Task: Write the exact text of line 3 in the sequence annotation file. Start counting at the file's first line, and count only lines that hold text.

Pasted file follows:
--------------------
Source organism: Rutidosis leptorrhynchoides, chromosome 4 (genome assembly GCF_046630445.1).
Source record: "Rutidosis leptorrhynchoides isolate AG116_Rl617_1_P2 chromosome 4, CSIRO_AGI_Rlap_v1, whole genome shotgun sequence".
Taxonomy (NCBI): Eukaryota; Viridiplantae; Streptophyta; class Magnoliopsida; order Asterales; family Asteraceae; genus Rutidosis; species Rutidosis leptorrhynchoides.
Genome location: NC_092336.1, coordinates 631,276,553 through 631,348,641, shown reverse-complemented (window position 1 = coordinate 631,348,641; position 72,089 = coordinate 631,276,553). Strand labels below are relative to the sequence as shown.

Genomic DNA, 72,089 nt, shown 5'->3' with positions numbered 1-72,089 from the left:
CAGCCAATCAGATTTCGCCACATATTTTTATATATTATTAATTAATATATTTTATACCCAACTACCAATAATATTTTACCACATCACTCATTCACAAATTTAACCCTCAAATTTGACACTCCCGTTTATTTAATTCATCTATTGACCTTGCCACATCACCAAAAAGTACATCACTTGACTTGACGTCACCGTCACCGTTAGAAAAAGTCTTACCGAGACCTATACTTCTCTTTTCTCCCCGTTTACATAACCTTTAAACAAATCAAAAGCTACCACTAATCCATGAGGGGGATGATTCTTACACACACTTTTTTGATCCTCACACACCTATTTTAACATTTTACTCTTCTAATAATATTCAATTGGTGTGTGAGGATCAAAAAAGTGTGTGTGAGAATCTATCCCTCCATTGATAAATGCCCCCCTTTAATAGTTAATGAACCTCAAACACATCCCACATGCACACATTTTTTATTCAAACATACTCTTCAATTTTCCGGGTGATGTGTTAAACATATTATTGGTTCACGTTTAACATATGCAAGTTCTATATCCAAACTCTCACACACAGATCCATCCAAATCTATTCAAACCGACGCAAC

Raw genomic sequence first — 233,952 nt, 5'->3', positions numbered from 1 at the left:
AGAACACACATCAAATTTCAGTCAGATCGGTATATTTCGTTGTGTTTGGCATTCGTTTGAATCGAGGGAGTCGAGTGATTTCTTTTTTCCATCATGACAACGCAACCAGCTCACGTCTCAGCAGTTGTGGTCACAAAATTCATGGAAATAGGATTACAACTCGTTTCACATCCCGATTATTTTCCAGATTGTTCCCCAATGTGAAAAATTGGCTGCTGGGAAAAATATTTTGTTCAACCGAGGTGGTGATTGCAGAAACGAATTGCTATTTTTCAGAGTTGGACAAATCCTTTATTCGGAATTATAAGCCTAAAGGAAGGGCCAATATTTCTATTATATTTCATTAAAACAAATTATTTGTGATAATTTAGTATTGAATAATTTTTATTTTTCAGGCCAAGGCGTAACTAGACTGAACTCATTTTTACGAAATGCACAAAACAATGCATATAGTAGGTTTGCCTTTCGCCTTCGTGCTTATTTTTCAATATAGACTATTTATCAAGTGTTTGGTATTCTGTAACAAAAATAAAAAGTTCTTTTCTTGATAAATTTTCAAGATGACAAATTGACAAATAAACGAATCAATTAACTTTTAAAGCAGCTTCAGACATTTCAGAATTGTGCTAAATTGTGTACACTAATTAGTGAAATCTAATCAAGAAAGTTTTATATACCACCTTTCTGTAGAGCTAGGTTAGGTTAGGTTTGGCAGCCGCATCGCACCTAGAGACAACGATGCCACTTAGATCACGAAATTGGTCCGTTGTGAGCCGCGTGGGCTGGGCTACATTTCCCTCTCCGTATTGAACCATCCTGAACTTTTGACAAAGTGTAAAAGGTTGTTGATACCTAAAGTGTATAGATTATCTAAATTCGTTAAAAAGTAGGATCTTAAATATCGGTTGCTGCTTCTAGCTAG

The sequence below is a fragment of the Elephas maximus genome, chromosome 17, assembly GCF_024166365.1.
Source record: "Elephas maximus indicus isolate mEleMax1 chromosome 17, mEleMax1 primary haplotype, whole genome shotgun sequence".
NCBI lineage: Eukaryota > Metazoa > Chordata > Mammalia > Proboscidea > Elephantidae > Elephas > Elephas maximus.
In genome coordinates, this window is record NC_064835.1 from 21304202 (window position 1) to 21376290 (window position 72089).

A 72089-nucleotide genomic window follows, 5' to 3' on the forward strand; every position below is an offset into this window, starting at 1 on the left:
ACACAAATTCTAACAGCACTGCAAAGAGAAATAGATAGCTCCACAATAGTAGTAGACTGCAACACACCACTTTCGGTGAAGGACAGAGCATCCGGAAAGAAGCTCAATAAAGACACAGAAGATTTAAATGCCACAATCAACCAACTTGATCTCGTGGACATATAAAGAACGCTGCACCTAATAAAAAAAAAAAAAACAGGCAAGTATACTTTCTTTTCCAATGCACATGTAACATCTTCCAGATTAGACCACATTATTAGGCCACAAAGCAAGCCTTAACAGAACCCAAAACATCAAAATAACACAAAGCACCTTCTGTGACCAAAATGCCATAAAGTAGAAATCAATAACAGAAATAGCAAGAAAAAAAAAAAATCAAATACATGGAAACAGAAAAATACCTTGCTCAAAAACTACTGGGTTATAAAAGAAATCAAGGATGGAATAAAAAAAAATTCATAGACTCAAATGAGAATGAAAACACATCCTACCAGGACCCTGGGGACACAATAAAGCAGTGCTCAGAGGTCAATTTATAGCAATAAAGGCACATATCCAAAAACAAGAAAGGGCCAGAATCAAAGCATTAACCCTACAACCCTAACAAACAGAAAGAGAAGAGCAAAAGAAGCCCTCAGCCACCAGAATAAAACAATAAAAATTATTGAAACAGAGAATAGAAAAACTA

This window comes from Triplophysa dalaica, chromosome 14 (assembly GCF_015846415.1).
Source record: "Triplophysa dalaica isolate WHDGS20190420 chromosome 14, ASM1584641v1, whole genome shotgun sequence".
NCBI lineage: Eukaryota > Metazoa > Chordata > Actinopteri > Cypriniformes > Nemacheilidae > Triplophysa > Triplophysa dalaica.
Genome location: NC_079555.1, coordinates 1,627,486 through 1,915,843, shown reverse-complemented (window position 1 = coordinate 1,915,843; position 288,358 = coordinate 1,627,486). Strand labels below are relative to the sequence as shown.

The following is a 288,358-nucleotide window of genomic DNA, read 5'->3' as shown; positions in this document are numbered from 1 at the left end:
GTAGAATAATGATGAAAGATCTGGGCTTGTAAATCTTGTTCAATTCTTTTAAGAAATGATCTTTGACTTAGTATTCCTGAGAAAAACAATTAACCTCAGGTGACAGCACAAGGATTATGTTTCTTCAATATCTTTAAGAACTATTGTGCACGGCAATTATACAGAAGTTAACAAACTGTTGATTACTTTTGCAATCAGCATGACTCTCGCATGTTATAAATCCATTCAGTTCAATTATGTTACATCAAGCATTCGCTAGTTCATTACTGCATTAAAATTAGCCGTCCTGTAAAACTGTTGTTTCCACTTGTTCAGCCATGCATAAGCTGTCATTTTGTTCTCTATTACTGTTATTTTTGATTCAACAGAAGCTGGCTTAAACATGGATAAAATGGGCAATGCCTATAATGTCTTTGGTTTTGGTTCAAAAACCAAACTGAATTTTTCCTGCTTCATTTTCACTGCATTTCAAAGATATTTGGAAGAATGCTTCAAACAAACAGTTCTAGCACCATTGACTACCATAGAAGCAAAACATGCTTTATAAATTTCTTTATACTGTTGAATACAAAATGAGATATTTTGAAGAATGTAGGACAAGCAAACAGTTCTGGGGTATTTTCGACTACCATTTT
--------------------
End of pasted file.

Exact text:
Taxonomy (NCBI): Eukaryota; Viridiplantae; Streptophyta; class Magnoliopsida; order Asterales; family Asteraceae; genus Rutidosis; species Rutidosis leptorrhynchoides.